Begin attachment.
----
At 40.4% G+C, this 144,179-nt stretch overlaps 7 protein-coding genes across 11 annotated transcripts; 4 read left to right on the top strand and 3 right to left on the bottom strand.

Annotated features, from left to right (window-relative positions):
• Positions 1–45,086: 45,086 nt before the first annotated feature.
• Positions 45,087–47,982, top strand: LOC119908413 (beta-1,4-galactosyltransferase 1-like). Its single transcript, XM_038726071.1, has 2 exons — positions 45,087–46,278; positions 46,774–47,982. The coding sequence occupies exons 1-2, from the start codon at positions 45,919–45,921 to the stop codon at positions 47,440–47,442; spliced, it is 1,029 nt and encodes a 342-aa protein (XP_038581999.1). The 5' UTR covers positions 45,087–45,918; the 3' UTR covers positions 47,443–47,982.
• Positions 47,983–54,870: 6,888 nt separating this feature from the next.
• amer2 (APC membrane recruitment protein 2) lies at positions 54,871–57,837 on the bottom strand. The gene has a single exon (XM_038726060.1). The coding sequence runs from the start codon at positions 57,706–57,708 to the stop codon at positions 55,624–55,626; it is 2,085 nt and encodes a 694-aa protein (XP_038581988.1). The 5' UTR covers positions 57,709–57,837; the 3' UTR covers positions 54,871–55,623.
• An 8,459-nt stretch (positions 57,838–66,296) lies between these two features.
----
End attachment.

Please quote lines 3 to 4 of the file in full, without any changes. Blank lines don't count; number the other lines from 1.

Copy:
• Positions 1–45,086: 45,086 nt before the first annotated feature.
• Positions 45,087–47,982, top strand: LOC119908413 (beta-1,4-galactosyltransferase 1-like). Its single transcript, XM_038726071.1, has 2 exons — positions 45,087–46,278; positions 46,774–47,982. The coding sequence occupies exons 1-2, from the start codon at positions 45,919–45,921 to the stop codon at positions 47,440–47,442; spliced, it is 1,029 nt and encodes a 342-aa protein (XP_038581999.1). The 5' UTR covers positions 45,087–45,918; the 3' UTR covers positions 47,443–47,982.